1 Corinthians 1:18-31; Matthew 5:1-12
In our readings today, we hear about truth that just doesn’t make sense. In First Corinthians, Paul is trying to explain the logic of the Cross, the astounding claim that God chose to go about saving humanity by coming among us as a human, the One who then completely empties himself of everything the world understands as power and wisdom. What seems to be the worst possible outcome – Jesus’ brutal death – turns out to be the way to show the world God’s power and wisdom. With God, new life comes where you’d least expect it, redeeming the most horrifying thing you can imagine.
And then, in the Gospel reading, we heard Matthew’s version of the Beatitudes – again, the world turned upside down. In the moment, Jesus’ followers could easily look around their society and see who was blessed. Blessed were the wealthy, for they have more than enough. Blessed were the religious authorities, for they had privilege and respect. Blessed were the Romans, for they had power and might. You didn’t have to be a rabbi to understand who was blessed. But Jesus was teaching them something different: No, he says, things aren’t always what they seem. Blessed are the broken in spirit, for theirs is the true kingdom. Blessed are the meek and the powerless, for they shall inherit the earth. Blessed are those who hunger and thirst for righteousness, for they shall be filled with God’s own righteousness. (Matthew 5:3,5-6) Those who seem hopeless, aren’t. Instead, Jesus says, blessing comes where you’d least expect to receive it – to those at the end of their rope.
So, what does it mean to be blessed? That word rings our ears after this reading. Some versions of the Bible translate that word from Greek into English differently. Sometimes, you see it given as “happy,” which, to me, is even harder to understand. If you’re broken in spirit – to say nothing about facing sinking poverty or experiencing physical hunger – you’re not happy. But, Jesus says, you are blessed. In fact, you are a “privileged recipient of divine favor.”1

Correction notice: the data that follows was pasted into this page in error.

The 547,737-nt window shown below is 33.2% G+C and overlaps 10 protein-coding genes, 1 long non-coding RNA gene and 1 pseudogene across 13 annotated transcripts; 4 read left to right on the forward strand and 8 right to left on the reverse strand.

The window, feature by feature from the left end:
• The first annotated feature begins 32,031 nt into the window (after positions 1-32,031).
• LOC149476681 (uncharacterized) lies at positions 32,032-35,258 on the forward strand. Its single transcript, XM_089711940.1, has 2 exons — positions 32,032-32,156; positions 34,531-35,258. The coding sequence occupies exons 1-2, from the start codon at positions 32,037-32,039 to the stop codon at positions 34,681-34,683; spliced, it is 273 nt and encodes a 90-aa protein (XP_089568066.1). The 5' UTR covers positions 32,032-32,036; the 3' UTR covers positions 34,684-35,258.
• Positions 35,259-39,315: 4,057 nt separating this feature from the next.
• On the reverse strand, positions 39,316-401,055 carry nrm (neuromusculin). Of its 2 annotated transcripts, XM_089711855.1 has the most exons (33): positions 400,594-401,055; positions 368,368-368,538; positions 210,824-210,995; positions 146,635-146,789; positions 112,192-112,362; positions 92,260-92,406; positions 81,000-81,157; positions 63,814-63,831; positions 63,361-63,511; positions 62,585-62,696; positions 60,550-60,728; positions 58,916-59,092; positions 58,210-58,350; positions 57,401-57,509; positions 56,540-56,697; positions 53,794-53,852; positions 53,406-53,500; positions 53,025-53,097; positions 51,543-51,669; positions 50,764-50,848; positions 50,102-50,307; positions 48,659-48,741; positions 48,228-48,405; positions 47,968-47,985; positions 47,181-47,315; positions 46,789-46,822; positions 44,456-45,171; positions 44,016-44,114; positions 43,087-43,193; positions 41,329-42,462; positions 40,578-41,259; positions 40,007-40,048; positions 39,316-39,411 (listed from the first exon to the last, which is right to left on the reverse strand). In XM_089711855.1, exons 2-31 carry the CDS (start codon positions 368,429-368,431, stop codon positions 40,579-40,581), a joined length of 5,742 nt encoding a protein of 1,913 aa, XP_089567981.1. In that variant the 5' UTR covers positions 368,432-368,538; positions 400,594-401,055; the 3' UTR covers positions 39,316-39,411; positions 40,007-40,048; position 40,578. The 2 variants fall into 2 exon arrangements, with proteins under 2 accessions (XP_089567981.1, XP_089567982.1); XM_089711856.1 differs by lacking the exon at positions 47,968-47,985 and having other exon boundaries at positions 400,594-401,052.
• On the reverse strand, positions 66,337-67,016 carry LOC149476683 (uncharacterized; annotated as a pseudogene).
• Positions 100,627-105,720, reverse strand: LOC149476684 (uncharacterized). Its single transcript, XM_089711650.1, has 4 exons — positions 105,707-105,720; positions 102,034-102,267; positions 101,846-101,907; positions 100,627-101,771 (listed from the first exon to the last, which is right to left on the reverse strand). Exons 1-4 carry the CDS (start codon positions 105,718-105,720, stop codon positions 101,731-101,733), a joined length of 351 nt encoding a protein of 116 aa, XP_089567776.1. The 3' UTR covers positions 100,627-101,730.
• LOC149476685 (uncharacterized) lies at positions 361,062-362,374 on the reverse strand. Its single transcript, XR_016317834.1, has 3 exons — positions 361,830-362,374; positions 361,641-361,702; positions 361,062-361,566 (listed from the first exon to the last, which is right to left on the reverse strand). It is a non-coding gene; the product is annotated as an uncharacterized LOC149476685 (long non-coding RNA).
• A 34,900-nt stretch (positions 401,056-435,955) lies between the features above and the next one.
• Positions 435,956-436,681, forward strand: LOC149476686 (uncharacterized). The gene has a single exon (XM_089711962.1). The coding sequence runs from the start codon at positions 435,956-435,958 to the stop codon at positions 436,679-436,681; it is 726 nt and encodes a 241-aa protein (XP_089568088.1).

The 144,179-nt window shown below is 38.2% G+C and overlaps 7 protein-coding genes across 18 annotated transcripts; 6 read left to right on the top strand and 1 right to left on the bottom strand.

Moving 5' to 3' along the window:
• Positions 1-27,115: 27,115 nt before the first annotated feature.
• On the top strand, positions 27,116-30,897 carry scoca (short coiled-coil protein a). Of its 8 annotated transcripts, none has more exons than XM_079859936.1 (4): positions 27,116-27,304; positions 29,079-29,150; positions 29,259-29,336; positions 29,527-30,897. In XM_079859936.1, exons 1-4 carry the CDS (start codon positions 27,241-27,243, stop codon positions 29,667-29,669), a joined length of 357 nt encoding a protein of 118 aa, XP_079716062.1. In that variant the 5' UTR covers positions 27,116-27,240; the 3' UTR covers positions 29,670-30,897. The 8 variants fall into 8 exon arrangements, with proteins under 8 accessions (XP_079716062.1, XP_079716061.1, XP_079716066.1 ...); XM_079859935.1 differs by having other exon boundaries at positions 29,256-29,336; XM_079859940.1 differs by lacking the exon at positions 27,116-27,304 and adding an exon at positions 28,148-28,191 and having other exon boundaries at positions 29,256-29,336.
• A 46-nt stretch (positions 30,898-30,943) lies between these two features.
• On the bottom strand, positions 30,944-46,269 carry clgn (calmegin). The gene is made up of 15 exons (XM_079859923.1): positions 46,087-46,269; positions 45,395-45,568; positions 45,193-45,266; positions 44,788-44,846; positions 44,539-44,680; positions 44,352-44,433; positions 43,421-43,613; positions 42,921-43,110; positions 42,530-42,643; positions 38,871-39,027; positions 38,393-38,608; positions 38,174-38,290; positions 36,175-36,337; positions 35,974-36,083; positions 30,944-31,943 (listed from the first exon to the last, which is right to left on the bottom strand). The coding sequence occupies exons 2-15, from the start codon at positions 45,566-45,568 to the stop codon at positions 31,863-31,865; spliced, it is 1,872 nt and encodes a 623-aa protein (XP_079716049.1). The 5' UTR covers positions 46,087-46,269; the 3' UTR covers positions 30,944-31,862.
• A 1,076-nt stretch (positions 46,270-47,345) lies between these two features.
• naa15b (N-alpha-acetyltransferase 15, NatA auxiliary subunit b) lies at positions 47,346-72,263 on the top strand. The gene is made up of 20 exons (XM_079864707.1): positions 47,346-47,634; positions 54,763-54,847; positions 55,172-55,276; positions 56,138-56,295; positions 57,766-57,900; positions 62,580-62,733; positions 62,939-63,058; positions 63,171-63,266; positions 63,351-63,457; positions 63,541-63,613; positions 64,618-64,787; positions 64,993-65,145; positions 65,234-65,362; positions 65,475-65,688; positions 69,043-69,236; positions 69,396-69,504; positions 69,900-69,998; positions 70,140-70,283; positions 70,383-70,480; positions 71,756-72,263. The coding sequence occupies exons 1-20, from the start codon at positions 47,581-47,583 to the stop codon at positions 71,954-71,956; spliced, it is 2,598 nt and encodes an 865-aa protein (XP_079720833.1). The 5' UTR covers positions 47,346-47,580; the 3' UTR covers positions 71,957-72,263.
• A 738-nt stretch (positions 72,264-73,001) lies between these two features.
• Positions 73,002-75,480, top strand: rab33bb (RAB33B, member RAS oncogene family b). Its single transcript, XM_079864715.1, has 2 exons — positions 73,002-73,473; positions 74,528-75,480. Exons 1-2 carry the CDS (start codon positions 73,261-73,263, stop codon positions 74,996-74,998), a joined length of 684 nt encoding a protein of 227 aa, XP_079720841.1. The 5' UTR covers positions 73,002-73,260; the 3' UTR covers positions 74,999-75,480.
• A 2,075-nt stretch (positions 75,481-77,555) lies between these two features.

It’s also important to note that Jesus isn’t conferring a new state of blessing when he speaks these beatitudes, nor is he giving these classes of people some power they didn’t have before. He’s in the role of the color commentator in the broadcast booth, calling it like he sees it. The poor in spirit, the mourners, the meek, the persecuted, the pure in heart – they simply are blessed. And congratulations to them, for God promises that their sorrow will not stand. When God’s beloved community is realized in all its fullness, when the earth once again mirrors heaven as it was in the beginning and ever shall be, then the folks now suffering will participate in God’s blessing in all its fullness.
As I say these things, I have to take note of the news from the past couple of days. I don’t pretend to be an expert in public policy related to refugees and immigration. But I hear Jesus, in today’s reading, looking out over the people listening to him – the poor, the persecuted, the people in mourning – and observing how blessed they are in God’s eyes. And I can’t help but think about those who will be caught up in our president’s order to exclude refugees from seeking refuge in our nation of immigrants. There is much that is dubious in Scripture, much that requires a razor’s-edge approach to interpretation – and then, there are the clear imperatives. In Deuteronomy, a book that shares the perspective of the Israelites just before they took Promised Land away from the people living there, Moses says to God’s people, “The Lord your God is God of gods and Lord of lords … who executes justice for the orphan and the widow, and who loves the stranger, providing them food and clothing. You shall also love the stranger, for you were strangers in the land of Egypt.” (10:17-19) I hear the same imperative from Jesus in today’s Gospel reading: “Blessed are the merciful, for they will receive mercy,” he says. (Matthew 5:7). I know we’re afraid of potential terrorists. I get that. But being afraid doesn’t relieve us of the obligation to show mercy, particularly to those who seem to meet Jesus’ criteria of blessing. As he says, “Blessed are you when people revile you, and persecute you, and utter all kinds of evil against you falsely…” (Matthew 5:11). I grant you that those we are now turning away are not being persecuted for their faith in Jesus. But I would invite us prayerfully to consider under what circumstances Jesus would exclude the stranger seeking to come among us.